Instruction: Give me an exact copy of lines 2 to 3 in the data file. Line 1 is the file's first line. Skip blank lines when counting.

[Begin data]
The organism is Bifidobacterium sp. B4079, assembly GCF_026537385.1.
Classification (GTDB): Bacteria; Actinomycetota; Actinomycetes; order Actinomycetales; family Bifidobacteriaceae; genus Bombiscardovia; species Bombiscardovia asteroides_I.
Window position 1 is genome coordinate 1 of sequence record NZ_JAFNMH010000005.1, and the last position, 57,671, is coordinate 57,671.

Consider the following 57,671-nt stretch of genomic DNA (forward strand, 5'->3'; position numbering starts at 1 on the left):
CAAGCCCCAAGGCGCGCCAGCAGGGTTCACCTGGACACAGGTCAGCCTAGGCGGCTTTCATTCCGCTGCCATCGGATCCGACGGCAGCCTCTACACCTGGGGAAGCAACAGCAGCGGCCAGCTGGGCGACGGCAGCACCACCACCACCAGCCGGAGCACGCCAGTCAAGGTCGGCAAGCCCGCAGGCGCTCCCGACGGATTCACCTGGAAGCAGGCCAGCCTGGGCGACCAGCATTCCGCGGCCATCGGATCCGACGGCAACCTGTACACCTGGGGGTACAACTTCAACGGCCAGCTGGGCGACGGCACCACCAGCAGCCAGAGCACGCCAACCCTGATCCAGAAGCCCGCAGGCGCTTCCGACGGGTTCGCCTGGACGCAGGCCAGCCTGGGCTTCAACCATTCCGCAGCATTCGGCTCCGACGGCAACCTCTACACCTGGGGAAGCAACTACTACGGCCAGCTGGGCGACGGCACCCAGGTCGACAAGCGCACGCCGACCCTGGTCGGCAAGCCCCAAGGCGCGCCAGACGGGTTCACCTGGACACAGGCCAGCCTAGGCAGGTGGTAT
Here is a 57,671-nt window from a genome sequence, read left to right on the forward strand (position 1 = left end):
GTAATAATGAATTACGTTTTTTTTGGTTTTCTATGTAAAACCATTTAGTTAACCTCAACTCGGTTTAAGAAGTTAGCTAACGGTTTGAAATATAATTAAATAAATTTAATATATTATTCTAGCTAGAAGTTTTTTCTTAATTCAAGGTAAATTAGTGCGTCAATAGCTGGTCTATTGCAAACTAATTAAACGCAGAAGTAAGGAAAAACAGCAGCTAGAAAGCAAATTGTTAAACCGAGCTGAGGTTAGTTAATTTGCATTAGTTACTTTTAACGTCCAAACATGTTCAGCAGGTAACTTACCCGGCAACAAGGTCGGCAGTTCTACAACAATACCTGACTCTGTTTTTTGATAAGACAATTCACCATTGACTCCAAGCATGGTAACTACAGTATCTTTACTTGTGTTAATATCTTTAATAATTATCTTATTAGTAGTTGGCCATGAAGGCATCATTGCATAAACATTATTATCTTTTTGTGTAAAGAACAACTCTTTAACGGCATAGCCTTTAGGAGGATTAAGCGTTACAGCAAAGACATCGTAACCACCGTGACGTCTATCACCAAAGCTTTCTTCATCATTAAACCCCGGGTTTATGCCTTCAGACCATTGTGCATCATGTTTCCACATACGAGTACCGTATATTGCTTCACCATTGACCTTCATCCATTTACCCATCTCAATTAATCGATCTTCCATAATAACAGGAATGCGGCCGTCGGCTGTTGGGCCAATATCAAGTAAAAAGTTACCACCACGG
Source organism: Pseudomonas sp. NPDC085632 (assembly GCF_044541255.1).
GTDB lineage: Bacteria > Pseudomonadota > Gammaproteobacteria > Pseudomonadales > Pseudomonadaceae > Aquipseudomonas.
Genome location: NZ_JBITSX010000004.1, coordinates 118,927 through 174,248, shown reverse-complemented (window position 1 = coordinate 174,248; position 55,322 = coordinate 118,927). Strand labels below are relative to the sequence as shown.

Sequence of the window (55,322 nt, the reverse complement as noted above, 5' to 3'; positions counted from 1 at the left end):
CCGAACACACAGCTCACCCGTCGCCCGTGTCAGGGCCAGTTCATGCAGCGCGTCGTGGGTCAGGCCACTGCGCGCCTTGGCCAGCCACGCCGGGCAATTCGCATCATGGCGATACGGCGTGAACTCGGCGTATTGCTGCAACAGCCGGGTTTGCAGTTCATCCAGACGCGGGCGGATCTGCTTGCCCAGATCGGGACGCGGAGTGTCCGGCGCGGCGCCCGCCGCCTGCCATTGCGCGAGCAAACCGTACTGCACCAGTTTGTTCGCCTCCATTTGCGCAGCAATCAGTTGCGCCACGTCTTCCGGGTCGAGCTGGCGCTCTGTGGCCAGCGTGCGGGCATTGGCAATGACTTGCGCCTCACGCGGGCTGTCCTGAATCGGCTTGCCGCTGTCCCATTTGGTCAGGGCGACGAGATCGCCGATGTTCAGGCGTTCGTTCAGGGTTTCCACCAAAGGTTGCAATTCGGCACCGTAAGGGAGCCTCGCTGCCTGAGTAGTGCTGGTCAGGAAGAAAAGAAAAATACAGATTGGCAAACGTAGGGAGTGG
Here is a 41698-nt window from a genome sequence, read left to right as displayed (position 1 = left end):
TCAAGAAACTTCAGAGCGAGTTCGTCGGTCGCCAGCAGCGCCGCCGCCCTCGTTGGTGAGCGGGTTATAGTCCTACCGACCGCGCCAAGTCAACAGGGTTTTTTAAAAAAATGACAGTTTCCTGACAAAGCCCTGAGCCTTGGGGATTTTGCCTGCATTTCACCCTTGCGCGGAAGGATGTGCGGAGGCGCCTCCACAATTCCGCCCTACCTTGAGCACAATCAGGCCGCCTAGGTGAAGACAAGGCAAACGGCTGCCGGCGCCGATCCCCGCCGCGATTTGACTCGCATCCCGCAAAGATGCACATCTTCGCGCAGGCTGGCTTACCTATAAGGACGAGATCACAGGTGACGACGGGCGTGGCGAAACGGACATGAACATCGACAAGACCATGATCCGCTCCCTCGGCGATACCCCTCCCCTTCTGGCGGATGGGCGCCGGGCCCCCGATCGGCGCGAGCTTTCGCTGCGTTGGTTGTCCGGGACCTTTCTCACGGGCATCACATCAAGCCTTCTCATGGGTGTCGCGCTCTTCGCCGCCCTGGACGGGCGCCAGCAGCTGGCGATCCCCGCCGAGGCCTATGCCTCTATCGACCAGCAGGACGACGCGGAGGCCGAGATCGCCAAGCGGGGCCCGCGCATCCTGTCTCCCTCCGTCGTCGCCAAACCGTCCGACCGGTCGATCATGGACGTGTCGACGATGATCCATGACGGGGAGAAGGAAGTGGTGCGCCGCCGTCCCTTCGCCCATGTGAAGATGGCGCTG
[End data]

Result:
Classification (GTDB): Bacteria; Actinomycetota; Actinomycetes; order Actinomycetales; family Bifidobacteriaceae; genus Bombiscardovia; species Bombiscardovia asteroides_I.
Window position 1 is genome coordinate 1 of sequence record NZ_JAFNMH010000005.1, and the last position, 57,671, is coordinate 57,671.